This led Dr Smith and an industry team of BAE Systems, QinetiQ, Thales and SeeByte to develop an application called ACER (Autonomy Control Exploitation and Realisation). ACER was, effectively, the glue of the whole operation. The plan was to communicate with six vehicles, two UAVs, two, UUVs and two USVs. However, due to the systems’ open architecture, 25 of the total 50 vehicles at Unmanned Warrior, operated by 12 companies from six different countries, were connected over the two weeks of operations, vastly exceeding expectations.
The ACER application was hosted on OACS (an Open Architecture Combat System). OACS is a modified version of a Royal Navy surface ship Combat Management System (CMS), which enables the CMS to run alongside and exchange information with other applications.
“The simplest way to describe an OACS system is to compare it to a mobile phone,” Dr Smith explained. “Old mobile phones made telephone calls and, perhaps, sent texts. Now we’ve moved to an era of smartphones that are computers that can run applications alongside the phone. That’s what we’re trying to do with the Combat Management System, we’ve turned it into a system which allows us to add other applications to it.”
The combination of ACER running on OACS enables the co-ordinated operation of multiple unmanned vehicles, so that the location of each vehicle is known, hence avoiding collisions. Plus, it enables the queuing of unmanned vehicles onto targets of interest.
Dr Colby, said: “The biggest individual runs involved 10 vehicles of six individual types in MMCM, one USV, one UAV and eight UUVs which, we believe, is a world record.” This is made more remarkable due to the fact that ACER didn’t exist at all before Unmanned Warrior was announced.
“We had a concept with an associated plan that looked to conduct sea trials in Summer 2017 or 2018,” Dr Smith remarked. “Then this challenge came along and we thought it was worth taking the risk to advance the planned timescale because of the opportunity provided by having access to all those unmanned vehicles. We built the kit within a year, and we are very pleased that it worked as well as it did.”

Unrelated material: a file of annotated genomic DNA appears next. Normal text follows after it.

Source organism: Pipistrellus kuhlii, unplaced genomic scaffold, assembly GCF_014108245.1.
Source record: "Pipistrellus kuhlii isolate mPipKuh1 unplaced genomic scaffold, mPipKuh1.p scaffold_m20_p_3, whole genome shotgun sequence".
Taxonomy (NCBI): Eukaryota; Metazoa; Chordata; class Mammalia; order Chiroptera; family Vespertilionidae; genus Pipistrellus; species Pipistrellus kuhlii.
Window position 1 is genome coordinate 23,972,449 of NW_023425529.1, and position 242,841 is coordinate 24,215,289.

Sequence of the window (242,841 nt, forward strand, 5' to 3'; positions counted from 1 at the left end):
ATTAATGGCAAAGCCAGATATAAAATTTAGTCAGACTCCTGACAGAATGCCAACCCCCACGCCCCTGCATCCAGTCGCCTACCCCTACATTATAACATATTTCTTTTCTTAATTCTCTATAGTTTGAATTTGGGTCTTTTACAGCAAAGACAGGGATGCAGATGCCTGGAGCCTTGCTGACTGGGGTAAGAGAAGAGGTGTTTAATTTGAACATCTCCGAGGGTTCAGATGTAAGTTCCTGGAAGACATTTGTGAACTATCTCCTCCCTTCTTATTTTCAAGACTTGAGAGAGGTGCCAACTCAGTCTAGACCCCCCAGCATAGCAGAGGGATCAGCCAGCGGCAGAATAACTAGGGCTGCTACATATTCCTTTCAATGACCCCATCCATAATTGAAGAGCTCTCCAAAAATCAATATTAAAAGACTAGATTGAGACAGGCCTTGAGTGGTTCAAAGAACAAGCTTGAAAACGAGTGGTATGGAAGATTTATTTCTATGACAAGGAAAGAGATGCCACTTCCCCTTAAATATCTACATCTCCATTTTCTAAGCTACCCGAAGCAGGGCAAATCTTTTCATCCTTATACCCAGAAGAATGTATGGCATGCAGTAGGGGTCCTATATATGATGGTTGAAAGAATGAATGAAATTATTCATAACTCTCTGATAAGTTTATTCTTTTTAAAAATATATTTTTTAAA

Unusually good weather helped all involved to reach their targets early. For example, it allowed ASV to carry out extra blocking manoeuvres with MAST that saw the speed of the boat increase from 15 to 30knots.
Vince Dobbin, sales and marketing director at ASV Global, commented: “The Navy thought it was being very ambitious, but in fact, it wasn’t ambitious enough. Industry is probably further ahead than the Navy thought it was, everything it asked industry to do was achieved – plus.”
Since Unmanned Warrior, the Navy will now ask questions: How much did these systems help with situational awareness at sea? Did they improve what warships with helicopters can find out for themselves? If so, for how long and how accurately? Are they reliable? Are they safe?The answers to these questions will see the designs refined for future Joint Warrior naval demonstrations which are carried out every six months.
Unmanned Warrior encompassed five themes:
Maritime Mine Countermeasures – using unmanned systems for mine hunting, inspection and disposal.Anti-Submarine Warfare (ASW) – using unmanned surface vessels (UAVs) for ‘non-acoustic’ detection and ‘sonobuoy’ deployment; unmanned surface vessels (USVs) for active and passive sonar detection; and unmanned underwater vehicles (UUVs) as targets for ASW countermeasures.Hydrographic and geo-intelligence – using unmanned systems for collecting hydrographic and oceanographic geo-intelligence.Intelligent Surveillance Target Acquisition and Reconnaissance (ISTAR) – using UAVs for persistent ISTAR, targeting and detecting naval fires and USVs for delivering intelligence, surveillance and reconnaissance.Command and Control – fusing data from unmanned systems into the force tactical picture and commanding multiple ‘cross-environment’ unmanned systems